“It was great working with artists when they’re young and enthusiastic, when they stay up all night and bring their pages in and are really excited to get your feedback. In those days there was no Instagram or Facebook to get likes so they had to come to the office, show up with their work, and they would watch your face to see if you liked it because they were so afraid that you’d see the mistakes and not the good stuff.”

That feeling of being pioneering and on the edge is something Richard thinks has been lost at places like Marvel and DC, but that creater-owner publishers like Image Comics retain.

“Marvel and DC are very much production line comic book companies. Somebody writes, somebody pencils, somebody inks, somebody colours, somebody letters, somebody edits, and that’s the way you get a comic book out every month. You need to be able to hire other artists, hire another inker when somebody’s sick, know that your colourist can turn something around overnight.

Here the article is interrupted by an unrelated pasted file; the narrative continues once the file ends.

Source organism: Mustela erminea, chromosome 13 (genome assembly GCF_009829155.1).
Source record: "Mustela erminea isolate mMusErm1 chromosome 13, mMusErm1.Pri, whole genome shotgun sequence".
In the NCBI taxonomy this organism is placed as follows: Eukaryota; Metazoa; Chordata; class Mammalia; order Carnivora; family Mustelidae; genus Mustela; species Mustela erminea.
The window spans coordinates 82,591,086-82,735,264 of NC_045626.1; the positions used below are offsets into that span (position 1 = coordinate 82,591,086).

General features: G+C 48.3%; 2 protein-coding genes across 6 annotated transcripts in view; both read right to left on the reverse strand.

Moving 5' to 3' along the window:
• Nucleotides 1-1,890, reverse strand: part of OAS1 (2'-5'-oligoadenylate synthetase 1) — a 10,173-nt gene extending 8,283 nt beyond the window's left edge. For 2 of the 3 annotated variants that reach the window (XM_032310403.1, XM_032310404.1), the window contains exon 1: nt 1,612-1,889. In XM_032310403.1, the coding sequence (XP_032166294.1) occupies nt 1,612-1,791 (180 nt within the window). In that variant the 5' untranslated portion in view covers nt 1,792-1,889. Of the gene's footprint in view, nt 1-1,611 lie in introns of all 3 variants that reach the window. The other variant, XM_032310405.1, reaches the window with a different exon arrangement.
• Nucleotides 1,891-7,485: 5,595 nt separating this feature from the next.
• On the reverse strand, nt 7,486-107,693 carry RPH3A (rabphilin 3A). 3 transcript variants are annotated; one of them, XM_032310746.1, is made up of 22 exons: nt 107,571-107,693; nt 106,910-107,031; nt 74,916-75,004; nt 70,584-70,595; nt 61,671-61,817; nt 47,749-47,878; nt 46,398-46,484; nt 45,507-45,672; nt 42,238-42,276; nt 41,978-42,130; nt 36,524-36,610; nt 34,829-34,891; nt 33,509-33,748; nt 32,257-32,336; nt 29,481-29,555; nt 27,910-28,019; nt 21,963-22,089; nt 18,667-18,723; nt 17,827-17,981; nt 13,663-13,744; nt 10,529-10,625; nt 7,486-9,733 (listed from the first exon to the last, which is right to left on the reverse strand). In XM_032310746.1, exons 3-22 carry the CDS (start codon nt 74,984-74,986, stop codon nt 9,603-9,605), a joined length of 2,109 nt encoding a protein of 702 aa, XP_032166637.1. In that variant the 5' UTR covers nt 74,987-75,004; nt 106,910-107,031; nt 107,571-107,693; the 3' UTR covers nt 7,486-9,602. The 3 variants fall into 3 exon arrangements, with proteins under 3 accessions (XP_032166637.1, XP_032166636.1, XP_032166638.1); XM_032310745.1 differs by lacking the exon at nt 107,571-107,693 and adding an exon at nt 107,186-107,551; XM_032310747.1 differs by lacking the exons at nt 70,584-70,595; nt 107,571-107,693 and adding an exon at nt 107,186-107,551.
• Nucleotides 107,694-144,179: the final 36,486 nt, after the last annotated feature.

“It’s very much about making sliced bread. Batman needs to always feel like Batman, Spider-Man needs to always feel like Spider-Man, and even though you’ll get sweeping editorial changes – Spider-Man becomes Spider-Girl, or Thor becomes female as just happened at Marvel – ultimately you know that they’re going to go back to basics and deliver sliced bread.

“That’s not what made Marvel exciting in the beginning. What made Marvel exciting was – here’s a new comic, The Hulk. What the hell is that? And he had all his villains – the Leader, the Abomination, Metal Master, all these characters. There was this constant surprise and excitement, like when you watch something new on TV, or see a movie that’s exciting for the first time.

“That’s what I enjoy about making Elephantmen at Image Comics. They create only new creations. Walking Dead is the most well known Image comic, that was very popular before it was a TV series; Saga is a new one that has been around for twenty or thirty issues, Chew is an Image comic; and a lot of people will hear these titles and think: I don’t know what that is.